Expansion of the Worlds of Tomorrow novella "Valentine's Planet". Probably the least of Davidson's novels. It is reminiscent of Poul Anderson's slightly earlier Virgin Planet, in that it features a man or men spacewrecked on a planet dominated by women who, it turns out, are just looking for a REAL MAN [TM]. In this case a mutiny leads to a spaceship crew being marooned, on a planet where the males are all small and childlike (as I recall), so that the women rule. Naturally, things change. It's not horrible, and not completely un-Davidsonian, but it's not very good, either.

Masters of the Maze (1965)

The first novel to show real signs of Davidson's true obsessions, and his true, or mature, prose style. It's a weird thing, and I didn't really find it wholly successful, but I found aspects quite fascinating. I admit I don't remember it well at this remove, but it involved weird alien creatures in control of a "Maze" that allowed travel through space and time, and a failing young writer, and dangerous aliens who need to be stopped.

Rogue Dragon (1965)

Davidson earned a Nebula nomination for this, though it should be noted that in those days (this was the first year of the Nebula awards), the rules were different, and the list of nominated works is rather long. The aliens known as the Kar-Chee came to Earth and brought the Dragons with them, but the Kar-Chee have been defeated, but Earth is an exhausted backwater. Now the Dragons are hunted for sport by rich men from elsewhere in the Galaxy. Jon-Joras, the hero, comes to realize that this sport must cease. A decent, fun, sometimes dark, novel.

Rork! (1965)

In an exhausted human-colonized portion of the Galaxy, a young man goes to Pia 2, "the most
remote, isolated, world in the Galaxy", and gets involved in a conflict between entrenched colonialist men who have enslaved the local species called "Tocks", and the Wild Tocks, all further complicated by the danger of the fierce rorks, yet another species. Parts of it were quite good, parts, particularly the ending, were simply rushed.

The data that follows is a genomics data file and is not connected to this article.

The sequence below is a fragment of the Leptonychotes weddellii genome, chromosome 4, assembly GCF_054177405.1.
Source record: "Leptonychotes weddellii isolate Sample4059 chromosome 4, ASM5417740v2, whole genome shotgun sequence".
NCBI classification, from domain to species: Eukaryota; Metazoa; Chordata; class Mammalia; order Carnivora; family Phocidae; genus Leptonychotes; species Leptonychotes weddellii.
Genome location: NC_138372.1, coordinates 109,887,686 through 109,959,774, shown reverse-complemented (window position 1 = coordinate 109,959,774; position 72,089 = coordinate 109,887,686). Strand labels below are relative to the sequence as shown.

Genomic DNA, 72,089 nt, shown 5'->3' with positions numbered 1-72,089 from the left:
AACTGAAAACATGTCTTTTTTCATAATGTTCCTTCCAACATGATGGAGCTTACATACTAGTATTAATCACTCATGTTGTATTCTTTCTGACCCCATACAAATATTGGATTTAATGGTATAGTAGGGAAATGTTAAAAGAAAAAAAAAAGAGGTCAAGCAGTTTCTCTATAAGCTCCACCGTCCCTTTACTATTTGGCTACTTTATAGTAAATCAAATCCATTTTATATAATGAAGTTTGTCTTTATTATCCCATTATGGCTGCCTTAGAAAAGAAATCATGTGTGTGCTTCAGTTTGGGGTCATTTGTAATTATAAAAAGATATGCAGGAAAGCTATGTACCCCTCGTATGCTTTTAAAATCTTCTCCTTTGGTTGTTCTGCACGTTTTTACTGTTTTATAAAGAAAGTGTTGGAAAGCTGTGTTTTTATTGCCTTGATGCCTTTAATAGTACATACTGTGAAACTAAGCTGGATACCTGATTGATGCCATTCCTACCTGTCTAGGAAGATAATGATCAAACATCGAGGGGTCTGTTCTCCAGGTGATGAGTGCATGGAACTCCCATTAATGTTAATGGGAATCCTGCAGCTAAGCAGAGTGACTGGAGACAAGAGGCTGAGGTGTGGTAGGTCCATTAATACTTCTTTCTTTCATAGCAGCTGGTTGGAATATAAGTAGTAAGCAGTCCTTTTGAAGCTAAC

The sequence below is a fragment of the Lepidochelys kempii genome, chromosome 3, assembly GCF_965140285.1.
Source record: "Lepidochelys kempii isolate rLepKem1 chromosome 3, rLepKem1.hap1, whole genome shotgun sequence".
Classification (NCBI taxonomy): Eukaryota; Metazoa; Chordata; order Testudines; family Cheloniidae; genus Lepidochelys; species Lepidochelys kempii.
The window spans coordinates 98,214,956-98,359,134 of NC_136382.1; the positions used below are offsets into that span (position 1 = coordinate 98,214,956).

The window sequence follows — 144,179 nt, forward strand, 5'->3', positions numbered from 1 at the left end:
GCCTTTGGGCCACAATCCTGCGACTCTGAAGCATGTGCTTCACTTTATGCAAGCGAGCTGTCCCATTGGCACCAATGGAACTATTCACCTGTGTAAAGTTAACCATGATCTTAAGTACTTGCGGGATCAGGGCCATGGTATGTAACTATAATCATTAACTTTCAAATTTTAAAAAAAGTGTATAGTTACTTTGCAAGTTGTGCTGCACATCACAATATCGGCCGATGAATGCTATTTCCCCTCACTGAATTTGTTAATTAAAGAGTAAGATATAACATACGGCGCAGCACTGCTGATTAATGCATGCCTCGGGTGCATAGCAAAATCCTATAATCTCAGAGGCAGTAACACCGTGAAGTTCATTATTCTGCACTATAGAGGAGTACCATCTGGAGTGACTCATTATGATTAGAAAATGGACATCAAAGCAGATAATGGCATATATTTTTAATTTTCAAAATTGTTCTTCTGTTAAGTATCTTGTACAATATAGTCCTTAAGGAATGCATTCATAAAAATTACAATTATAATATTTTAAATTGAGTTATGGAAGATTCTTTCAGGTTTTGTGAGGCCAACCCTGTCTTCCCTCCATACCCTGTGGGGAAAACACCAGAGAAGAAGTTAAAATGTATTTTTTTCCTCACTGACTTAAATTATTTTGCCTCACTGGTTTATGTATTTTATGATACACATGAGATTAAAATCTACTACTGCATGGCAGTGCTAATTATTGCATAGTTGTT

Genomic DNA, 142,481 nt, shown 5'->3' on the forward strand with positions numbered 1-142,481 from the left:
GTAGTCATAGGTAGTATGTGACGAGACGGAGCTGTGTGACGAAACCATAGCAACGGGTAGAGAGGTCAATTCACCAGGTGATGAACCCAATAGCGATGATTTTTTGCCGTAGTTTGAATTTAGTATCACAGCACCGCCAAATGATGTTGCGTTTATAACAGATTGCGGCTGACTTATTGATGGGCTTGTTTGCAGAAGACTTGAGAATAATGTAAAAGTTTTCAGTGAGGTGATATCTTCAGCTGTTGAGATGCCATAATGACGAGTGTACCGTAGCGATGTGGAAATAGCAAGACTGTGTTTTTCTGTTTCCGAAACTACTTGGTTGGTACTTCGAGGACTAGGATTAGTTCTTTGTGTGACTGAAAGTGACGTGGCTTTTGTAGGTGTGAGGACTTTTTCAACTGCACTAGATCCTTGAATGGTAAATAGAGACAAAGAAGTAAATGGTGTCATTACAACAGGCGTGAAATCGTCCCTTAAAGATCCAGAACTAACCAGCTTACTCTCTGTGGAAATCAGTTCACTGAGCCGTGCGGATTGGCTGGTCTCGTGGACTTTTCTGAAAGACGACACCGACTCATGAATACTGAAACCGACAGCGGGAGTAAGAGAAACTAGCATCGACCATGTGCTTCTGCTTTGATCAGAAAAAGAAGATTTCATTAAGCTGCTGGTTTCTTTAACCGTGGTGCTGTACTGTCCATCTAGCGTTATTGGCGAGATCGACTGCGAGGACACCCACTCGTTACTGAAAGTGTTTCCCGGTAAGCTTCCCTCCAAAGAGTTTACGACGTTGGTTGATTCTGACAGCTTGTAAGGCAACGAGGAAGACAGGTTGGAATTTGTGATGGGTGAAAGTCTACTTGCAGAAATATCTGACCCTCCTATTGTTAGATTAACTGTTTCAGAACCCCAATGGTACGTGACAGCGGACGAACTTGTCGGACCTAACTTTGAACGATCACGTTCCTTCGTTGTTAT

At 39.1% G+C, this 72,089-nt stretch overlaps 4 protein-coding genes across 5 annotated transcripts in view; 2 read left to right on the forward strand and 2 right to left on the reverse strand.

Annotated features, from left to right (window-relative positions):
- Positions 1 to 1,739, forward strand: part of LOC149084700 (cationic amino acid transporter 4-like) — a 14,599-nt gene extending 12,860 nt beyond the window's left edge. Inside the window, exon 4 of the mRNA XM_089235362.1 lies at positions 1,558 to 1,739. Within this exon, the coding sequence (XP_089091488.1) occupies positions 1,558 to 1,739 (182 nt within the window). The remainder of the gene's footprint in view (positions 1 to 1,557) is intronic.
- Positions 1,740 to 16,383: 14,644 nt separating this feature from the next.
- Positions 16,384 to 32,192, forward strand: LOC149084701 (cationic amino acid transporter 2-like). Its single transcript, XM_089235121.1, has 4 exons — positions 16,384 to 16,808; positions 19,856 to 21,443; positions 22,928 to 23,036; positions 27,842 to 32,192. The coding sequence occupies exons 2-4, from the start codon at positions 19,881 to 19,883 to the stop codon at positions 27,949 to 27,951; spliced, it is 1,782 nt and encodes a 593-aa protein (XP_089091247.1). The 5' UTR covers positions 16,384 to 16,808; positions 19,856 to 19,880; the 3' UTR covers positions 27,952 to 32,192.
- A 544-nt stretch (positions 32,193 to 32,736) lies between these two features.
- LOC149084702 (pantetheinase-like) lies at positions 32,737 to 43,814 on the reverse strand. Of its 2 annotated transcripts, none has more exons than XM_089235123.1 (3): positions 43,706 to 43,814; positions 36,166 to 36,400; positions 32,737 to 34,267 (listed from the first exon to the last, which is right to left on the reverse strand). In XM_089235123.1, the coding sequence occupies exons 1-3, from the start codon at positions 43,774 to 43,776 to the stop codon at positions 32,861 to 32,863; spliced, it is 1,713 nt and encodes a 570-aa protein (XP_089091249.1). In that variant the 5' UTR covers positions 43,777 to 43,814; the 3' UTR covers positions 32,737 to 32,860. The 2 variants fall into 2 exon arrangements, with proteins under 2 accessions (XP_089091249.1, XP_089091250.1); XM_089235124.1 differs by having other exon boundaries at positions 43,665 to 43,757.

The Enemy of My Enemy (1966)

I don't remember this one well. A fugitive gets surgically transformed to become a Tarnisi, and ends up affecting the course of a hopeless war between Tarnis and some other nations. The solution is slightly unexpected. I don't think this was one of may favorite early Davidson novels, but as I say I don't remember it well.

Clash of Star-Kings (1966)

Very short novel (about 38,000 words, originally half of an Ace Double) that appeared on the Nebula nomination list for Best Novella of 1966. It depicts a conflict between alien entities as a conflict between the ancient Gods of the Aztecs and the Olmecs, witnessed by a couple of writers living in Mexico to save money. Pretty good stuff, best I think for the depiction of everyday life for American expatriates in Mexico. My full review is here: Review of Clash of Star-Kings/Danger From Vega.

The Kar-Chee Reign (1966)

Prequel to Rogue Dragon, telling of the end of the period of Kar-Chee oppression of Earth. My full review is here: Review of Rocannon's World/The Kar-Chee Reign.

The Island Under the Earth (1969)

Published as one of the celebrated first series of Ace Specials in 1969. Here the source of Davidson's imagination is closer to Greek myth. The novel is set in a strange land with such creatures as Harpies and especially Centaurs. Unfortunately I remember little else except that I liked it, and that I was saddened to hear that Davidson never wrote the sequels.

The Phoenix and the Mirror (1969)

First published by Doubleday in 1969 (as far as I know, the Vergil novels are the only Davidson novels originally published in hardcover), then as an Ace Special in 1970, expanded from a 1966 novella in Fantastic. Perhaps Davidson's most highly-regarded novel. It is an "Alternate History Fantasy", set in a Roman Empire full of magic, and alchemy, and strange creatures, in which the poet Vergil was a powerful sorcerer. This novel is about Vergil's search for the perfect Speculum, or mirror, and his involvement with several women. It is the first novel in which Davidson gave full reign to his fascination with the oddities of history and "unhistory", and in which he let his prose style loose to its full flowering of elegant eccentricity.

Peregrine: Primus (1971)

Perhaps Davidson's single most engaging novel, and the most overtly comedic of them. It's set in another alternate Roman Empire. As I said in my review of the Wildside reprint, for Maelstrom SF: The story is set in an alternate history. Peregrine is the younger son of "the last pagan King in lower Europe". When he reaches his majority, his father reluctantly exiles him, in order to prevent trouble with the Crown Prince. So begin Peregrine's, er, peregrinations. Accompanied by a faithful page and an aging sorcerer, he roams about "lower Europe", encountering the remnants of an eccentric Roman Empire, a wide variety of mutually heretical Christians, and many other wonders.

Ursus of Ultima Thule (1973)
One of two Davidson novels I have not read. Apparently set in prehistoric times, and when I asked about it people seemed to think it fairly good. There is a presumably shorter magazine serial version, "The Forges of Nainland are Cold", from Fantastic in 1972. (There is also a 1971 If novella, "Arnten of Ultima Thule", which may be part of the novel as well.)